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What Adventure Offers...

Greetings, Luminous One!

As if on cue for our month focused on Adventure, this week my husband, Jim, received an incredible story from his friend, Patrick, the happy Aussie you see above. The moment of his text was the day before completing his Pilgrimage de Compostela, aka walking the Camino de Santiago in western Spain.

For those of you who don't know about this millennia-old tradition, it's a 500-mile, approximately 35-day trek in hilly terrain that emerged in the 900's AD as a path towards absolving one's sins and demonstrating devotion to Christianity.

Quoting here from Wikipedia:

"Created and established after the discovery of the relics of Saint James the Great at the beginning of the 9th century, the Way of St James became a major pilgrimage route of medieval Christianity from the 10th century onwards.... It is a network of pilgrimages leading to the shrine of the apostle in the cathedral of Santiago de Compostela. Many follow its routes as a form of spiritual path or retreat for their spiritual growth. As Pope Benedict XVI said, "It is a way sown with so many demonstrations of fervor, repentance, hospitality, art and culture which speak to us eloquently of the spiritual roots of the Old Continent.""

Martin Sheen even did a film about his experience hiking it.

What is a pilgrimage?

Quoting Wiki again, it is:

"...a journey, often into an unknown or foreign place, where a person goes in search of new or expanded meaning about their self, others, nature, or a higher good, through the experience. It can lead to a personal transformation, after which the pilgrim returns to their daily life."

Pilgrimages used to be more common partially because they were expected by the Church. If a person was able-bodied enough to walk but wasn't Crusade material, they would be urged to do one every few years, and if they weren't physically up to it, they would need to pace a lot of labyrinths instead.

But even with the Church mandates, people from all ranks willingly chose the pilgrimage because of how it changed them. This brings me to Patrick's text:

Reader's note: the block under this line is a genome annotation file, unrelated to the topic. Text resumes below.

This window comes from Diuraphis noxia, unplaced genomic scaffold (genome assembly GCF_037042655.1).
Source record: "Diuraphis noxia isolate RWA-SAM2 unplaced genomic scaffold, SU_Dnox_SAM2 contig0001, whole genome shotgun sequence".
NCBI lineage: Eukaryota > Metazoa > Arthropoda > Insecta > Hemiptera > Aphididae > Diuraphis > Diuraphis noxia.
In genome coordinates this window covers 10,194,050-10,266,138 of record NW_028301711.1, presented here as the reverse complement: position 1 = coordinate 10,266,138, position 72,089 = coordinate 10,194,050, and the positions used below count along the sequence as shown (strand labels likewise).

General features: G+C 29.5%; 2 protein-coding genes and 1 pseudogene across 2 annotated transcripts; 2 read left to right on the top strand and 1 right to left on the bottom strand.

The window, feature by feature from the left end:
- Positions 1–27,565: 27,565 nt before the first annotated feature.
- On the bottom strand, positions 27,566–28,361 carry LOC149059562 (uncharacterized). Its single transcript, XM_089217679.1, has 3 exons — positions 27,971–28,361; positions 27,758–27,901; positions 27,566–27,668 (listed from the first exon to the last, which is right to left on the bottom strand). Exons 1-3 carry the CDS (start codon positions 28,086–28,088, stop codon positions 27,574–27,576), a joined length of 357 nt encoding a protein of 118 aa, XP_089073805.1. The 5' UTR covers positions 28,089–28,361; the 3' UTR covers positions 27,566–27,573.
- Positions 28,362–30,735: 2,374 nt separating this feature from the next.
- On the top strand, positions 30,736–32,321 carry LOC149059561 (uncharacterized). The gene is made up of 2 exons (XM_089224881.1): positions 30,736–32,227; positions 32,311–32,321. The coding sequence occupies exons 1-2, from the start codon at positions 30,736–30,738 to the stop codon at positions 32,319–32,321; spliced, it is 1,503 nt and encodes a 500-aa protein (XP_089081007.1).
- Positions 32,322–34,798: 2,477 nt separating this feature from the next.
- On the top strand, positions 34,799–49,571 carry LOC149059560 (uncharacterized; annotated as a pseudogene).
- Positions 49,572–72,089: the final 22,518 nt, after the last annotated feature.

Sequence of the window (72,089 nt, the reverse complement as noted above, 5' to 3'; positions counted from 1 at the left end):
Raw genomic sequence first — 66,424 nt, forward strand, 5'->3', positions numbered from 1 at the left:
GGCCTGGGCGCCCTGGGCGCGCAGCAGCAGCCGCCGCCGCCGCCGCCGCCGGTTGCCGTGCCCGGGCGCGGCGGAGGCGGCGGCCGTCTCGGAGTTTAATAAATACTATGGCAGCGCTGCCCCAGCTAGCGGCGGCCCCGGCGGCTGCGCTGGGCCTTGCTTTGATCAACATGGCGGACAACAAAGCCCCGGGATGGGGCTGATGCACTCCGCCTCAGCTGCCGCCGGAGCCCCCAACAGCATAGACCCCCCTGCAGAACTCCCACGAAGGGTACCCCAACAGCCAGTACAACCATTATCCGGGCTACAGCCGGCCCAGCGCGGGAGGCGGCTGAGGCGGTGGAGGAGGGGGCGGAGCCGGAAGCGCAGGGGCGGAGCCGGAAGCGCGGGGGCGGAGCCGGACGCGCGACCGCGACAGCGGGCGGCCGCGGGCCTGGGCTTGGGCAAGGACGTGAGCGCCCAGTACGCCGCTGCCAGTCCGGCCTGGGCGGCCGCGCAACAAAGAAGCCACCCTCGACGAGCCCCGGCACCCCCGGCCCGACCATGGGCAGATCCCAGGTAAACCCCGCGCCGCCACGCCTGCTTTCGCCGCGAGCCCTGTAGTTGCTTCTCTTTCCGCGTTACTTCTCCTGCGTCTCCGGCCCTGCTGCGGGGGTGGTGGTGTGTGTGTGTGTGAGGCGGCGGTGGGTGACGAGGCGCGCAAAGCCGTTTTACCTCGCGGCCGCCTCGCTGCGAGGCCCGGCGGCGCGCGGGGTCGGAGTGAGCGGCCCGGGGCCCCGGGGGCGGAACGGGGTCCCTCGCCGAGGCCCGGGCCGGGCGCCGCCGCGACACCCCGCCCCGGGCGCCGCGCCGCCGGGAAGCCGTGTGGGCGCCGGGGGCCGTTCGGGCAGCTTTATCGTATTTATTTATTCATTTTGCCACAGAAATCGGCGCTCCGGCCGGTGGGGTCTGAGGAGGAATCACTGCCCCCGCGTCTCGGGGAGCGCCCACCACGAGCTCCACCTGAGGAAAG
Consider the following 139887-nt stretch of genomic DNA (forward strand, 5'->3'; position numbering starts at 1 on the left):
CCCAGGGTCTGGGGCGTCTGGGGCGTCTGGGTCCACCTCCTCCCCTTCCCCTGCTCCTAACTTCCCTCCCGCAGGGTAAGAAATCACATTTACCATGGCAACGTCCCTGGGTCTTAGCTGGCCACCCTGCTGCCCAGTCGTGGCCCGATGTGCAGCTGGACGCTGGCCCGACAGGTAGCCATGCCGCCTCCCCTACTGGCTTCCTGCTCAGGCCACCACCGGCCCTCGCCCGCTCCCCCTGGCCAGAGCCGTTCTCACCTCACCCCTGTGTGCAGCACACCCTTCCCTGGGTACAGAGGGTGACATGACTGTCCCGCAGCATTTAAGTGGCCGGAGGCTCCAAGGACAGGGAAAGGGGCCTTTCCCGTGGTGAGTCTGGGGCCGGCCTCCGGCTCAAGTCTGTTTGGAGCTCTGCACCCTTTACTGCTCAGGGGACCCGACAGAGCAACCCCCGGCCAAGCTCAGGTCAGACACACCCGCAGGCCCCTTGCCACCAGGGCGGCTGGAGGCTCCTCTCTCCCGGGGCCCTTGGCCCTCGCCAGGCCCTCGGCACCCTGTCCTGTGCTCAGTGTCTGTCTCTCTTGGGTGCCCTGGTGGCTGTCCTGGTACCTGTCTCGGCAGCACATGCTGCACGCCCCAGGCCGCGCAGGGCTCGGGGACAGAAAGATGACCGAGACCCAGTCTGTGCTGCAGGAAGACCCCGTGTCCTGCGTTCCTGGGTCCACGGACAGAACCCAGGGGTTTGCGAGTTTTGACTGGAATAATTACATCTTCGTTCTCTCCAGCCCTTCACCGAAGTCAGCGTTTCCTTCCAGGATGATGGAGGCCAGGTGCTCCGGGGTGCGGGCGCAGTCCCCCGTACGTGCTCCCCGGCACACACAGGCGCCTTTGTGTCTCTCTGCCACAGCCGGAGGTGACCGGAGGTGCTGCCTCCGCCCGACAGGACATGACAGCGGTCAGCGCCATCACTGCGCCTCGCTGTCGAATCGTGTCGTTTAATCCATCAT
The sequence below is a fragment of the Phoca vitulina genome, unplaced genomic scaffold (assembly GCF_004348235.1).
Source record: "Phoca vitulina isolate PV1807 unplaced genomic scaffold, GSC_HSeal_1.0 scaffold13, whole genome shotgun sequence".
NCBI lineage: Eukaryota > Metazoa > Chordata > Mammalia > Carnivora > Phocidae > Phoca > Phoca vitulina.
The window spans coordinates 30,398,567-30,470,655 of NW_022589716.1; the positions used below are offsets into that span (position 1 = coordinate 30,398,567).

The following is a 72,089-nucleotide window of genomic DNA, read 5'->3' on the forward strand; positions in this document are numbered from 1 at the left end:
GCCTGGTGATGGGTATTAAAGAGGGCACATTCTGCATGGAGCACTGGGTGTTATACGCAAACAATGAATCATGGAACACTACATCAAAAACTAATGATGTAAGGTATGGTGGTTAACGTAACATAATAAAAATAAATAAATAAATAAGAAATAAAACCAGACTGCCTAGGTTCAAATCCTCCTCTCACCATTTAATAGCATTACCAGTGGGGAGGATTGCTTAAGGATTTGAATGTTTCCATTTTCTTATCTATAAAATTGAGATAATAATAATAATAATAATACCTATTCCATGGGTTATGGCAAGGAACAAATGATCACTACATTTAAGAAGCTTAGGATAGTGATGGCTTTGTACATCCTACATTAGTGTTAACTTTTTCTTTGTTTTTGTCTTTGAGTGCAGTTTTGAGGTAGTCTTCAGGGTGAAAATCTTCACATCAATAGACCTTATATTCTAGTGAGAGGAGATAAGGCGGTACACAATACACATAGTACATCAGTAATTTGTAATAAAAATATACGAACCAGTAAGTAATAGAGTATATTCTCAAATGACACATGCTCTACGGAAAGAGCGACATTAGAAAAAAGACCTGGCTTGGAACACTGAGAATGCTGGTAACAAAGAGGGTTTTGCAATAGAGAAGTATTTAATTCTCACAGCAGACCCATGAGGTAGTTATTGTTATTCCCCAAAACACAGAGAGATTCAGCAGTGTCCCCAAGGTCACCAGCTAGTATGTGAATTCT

"Day 30. Das Ocas to Vilamaior, 25km I could not say that this, the penultimate day of the Camino, is an anticlimax, but something inside me says that I do not want it to end. I am reminded of Bernard Moitessier, the French sailor, who was a contestant in the first around-the-world yacht race in 1968. He was actually leading the field when he decided that he was so happy in his element that just before the point when he needed to turn around to begin the homeward leg, he decided to simply go around again and forgo the fame and fortune that awaited him. There is no fame or fortune awaiting me, except perhaps some familiar souls from the journey who will be in the cathedral square tomorrow, and it will be lovely to see them. But, yes, if there were a bus or a train that could take me back to the start, I think, with my family’s permission, I would do it over again. It is not simply that I have never been fitter in my life, but more that I have never learnt so much about just trusting the environment in my life. They say on the walk that the "Camino will provide" and that has been true - we have met wonderfully supportive people and tried in turn to offer our support. But I am reminded also of the Hitch Hikers Guide to the Galaxy when Douglas Adams says, “The knack to learning how to fly is to throw yourself at the ground... and miss.” Beginning a journey like this requires so much preparation and so much training. My family stand testament to how many times I packed, repacked, weighed and reweighed my pack. I covered every base, every "what if?" cold, hot, hunger, illness, Wi-Fi, no Wi-Fi. But in the end none of that mattered. I could have set off in what I was wearing on any particular day and made it work. Our first night we stayed in a hostel with people who slept in their walking clothes and pulled their ponchos up over themselves and fell asleep. How happy and snug, nay smug, I felt in the warmth of my 2 bag liners and soft cotton tee shirt. And what a weight those same liners and tee shirts became as the track progressed and the nights got warmer, that first night being the only seriously cold night of the whole adventure. So if I could start again I would carry so much less, worry so much less about where I was going to sleep, just accept the coffee I was given and believe that tomorrow or the day after there would be Wi-Fi. I am sitting here within 8km of Santiago. We decided that we would like to enter quietly at sunrise tomorrow morning, so we stopped in a hostel on the city limits. I feel fulfilled, a sense of accomplishment, so fit and healthy, still a little smelly, but so wanting to be back with my family and share experiences and dream that one day we can do this together, in whole or in part . And I, the experienced pilgrim, can show them that you don’t have to worry - the Camino will provide in more ways than you can imagine. And what matters is not what we have or wish to have, but there is a happiness that comes from the absence of desire. It is not just that the Camino will provide, the world provides, it is there all around us. Let’s "start where we are, use what we have got and do what we can" ( a nod to you, Jim)."

As Patrick so beautifully communicates, one thing that makes a pilgrimage meaningful and even delightful is the requirement to drop control, or said another way, to enter into what I call "don't know mind." It's the way we learn to fly by trusting we won't hit the ground.

So, go out and have a wander one of these days - take a road you've never taken and see where you end up, and note who you meet along the way. Even little jaunts can provide big expansions.

Happy trails, my friend!

Much love and Infinite blessings,


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